At the same time, central banks were lucky. When deflation risks were at their highest – in 2009 and into 2010 – the strength of commodity prices kept inflation transitorily higher. Widespread downward nominal rigidities prevented deflation in spite of the rise in slack during the recession. Expectations and credibility stayed high event though central banks engaged in a great deal of policy experimentation. Perhaps it was monetary policy itself that allowed for each of these favourable factors to be present, but luck likely also played a role.

Not an unambiguous success

Many good policies were pursued during this time to stabilise inflation, but some central banks were reluctant to embrace the symmetry inherent to flexible inflation targets. Looking back, slack was mis-measured and the possibility of hysteresis was underestimated, while the increasing focus on financial stability conflicted at times with the preservation of price stability.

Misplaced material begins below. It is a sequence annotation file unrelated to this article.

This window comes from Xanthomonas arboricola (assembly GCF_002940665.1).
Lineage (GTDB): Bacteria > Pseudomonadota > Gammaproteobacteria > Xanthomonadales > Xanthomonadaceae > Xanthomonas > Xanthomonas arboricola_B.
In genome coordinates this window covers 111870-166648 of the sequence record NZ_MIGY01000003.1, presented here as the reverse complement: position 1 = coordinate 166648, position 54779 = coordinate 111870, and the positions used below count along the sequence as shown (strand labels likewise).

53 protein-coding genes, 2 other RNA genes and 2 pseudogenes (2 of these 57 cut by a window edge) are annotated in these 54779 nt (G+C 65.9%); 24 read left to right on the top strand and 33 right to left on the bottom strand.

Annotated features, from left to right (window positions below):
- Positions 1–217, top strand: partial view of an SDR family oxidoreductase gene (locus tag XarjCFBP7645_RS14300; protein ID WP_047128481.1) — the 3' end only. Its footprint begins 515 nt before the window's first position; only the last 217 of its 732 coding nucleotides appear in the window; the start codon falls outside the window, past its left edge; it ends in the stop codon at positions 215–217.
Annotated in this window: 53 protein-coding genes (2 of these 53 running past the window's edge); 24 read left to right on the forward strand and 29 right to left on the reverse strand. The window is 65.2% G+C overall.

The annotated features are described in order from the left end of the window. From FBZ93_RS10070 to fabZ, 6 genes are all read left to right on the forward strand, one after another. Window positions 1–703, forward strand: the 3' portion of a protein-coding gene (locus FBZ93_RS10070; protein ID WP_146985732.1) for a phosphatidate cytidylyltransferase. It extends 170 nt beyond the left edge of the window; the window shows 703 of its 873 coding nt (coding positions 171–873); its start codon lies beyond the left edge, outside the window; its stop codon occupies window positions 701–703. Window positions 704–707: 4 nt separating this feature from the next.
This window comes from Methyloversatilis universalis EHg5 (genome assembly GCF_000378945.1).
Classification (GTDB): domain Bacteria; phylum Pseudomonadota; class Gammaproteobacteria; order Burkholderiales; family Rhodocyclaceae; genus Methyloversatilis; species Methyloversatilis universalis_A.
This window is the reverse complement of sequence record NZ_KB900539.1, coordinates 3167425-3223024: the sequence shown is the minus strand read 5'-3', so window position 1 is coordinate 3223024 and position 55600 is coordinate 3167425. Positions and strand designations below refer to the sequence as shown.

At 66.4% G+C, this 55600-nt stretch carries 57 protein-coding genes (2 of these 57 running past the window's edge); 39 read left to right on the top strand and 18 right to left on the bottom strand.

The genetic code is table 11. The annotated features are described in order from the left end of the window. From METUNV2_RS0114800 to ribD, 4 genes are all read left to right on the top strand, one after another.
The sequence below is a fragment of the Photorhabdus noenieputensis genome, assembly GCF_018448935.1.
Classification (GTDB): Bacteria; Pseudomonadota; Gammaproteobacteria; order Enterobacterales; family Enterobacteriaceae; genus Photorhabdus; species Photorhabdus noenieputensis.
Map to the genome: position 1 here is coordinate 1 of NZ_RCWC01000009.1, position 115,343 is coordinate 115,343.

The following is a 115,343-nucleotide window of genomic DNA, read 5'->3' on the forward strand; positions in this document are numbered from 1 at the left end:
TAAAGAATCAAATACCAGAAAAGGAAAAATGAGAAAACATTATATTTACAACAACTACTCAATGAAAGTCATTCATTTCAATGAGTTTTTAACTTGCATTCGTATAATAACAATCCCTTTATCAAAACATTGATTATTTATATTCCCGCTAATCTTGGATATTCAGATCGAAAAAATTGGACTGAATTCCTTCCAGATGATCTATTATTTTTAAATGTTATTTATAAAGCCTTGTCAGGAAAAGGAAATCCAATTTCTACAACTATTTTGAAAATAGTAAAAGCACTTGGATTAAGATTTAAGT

As a consequence, the outcome was not an unambiguous success. Market-based measures of inflation expectations have declined, and inflation has been persistently below target. Perhaps this is due to temporary shocks, but it is also possible that underlying inflation has permanently shifted lower in the post crisis period. Stable inflation somewhat below 2% looks impressive from an historical perspective. However, from the perspective of price stability, defined as inflation at 2% over the medium term, central banks were unable to reach their target. Below target inflation with low policy rates is a source of worry if this implies that, when the next recession hits, policymakers will have less room to lower real interest rates and cushion the shock.